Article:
Not too far from Porto is the town of Lourosa. Most people, unless they’re really into ornithology, skip it. That however is a mistake. Lourosa actually has a good amount of things to see and do. And here they are…
Things to See and Do in Lourosa, Portugal
Let’s explore the best things to do in Lourosa:
Castelo de Santa Maria da FeiraJust outside of town is the Castle of Santa Maria da Feira, a well maintained fortress that has witnessed a good deal of history. For centuries, the area on which the castle now stands was the bloody border between the then Christian Portuguese and their Moorish Muslim adversaries to the south. For 500 years, this castle was manned for the defense of what is now northern Portugal, first from the Moors but later also from the rival kingdoms of Léon and Castile. Portugal’s first king, Afonso Henrique, visited this castle where it is said he had a little spat with mother, the then Queen Teresa.
As with many medieval castles, Castelo de Santa Maria da Feira today is a local tourist attraction. The place especially comes alive in July when it hosts a huge medieval fair that I’m told is tons of fun.
Lourosa Zoo (a.k.a. Zoo Lourosa)
As mentioned above, Lourosa is loved by people who are into ornithology, i.e. the study of birds. In this regard, the Lourosa Zoo delivers. “Zoo” is a bit of a misnomer and should really be “aviary” since the only creatures you’ll see here are birds. Zoo Lourosa as it’s called locally is the only place of its type in all of Portugal. Macaws, peacocks, flamingos, ostriches, pelicans, herons, toucans, storks, owls and any major type of bird can be found here. In fact, five continents and God knows how many countries are represented within the Zoo’s boundaries.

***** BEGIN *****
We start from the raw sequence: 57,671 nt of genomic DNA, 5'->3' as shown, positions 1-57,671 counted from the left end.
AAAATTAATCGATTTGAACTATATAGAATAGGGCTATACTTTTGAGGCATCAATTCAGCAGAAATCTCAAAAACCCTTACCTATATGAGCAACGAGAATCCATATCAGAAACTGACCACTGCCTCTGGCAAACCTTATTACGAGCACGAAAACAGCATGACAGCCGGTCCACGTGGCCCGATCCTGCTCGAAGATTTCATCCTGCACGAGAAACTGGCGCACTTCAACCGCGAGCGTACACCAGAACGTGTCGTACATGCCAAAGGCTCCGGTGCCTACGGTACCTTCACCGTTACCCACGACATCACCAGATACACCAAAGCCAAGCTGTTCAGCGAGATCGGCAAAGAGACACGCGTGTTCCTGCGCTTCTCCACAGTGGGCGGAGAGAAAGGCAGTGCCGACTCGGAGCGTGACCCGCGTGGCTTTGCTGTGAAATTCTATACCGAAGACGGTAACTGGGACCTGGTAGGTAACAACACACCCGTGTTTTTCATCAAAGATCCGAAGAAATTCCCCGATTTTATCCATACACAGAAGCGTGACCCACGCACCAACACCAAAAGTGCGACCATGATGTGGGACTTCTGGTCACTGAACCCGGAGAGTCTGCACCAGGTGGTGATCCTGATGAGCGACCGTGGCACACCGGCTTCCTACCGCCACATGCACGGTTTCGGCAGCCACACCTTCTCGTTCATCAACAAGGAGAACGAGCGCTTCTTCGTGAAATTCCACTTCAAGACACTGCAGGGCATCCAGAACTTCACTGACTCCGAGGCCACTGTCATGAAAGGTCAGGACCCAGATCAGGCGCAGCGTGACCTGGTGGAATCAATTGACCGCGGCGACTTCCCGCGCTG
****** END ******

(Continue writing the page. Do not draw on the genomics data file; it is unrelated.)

Museu do Papel de Paços Brandão
You may not have known this, but Lourosa is famous for its paper making. So I guess it’s not surprising that the town has a museum dedicated to the history of paper-making. You may think that this is a boring place, but it’s actually really interesting. The museum covers three centuries of the art of paper-making in Portugal and contains three 19th-century paper mills and a small paper factory, among other cool things. You definitely won’t find a museum like this anywhere else in the country.
Museu de Santa Maria de Lamas
Did you know that the national tree of Portugal is the cork oak? I didn’t. I actually thought it was the olive tree. Why else do so many Portuguese and Brazilians have the name “Oliveira”? Ok, I’m digressing here. The Museu de Santa Maria de Lamas was founded by 20th century cork mogul Henrique Amorim who was a collector of all types of art, porcelain, old weapons and antique furniture. All this and more is on display at this very cool museum.
Of course being a cork industry mogul, there are plenty of displays exhibiting the wonders of this useful material and how it has impacted history and daily life.
Convento dos Lóios
A bit outside of town is the Convento dos Lóios. As the name implies, this is an old convent that now acts as a museum of region’s history. Inside are several rooms with traditional items from the surrounding areas as well as artifacts from nearby Castro de Romariz, a major archaeological site. The highlight is the large 18th-century stone cross in the front of the building.
And that’s pretty much it. Enjoy Lourosa!
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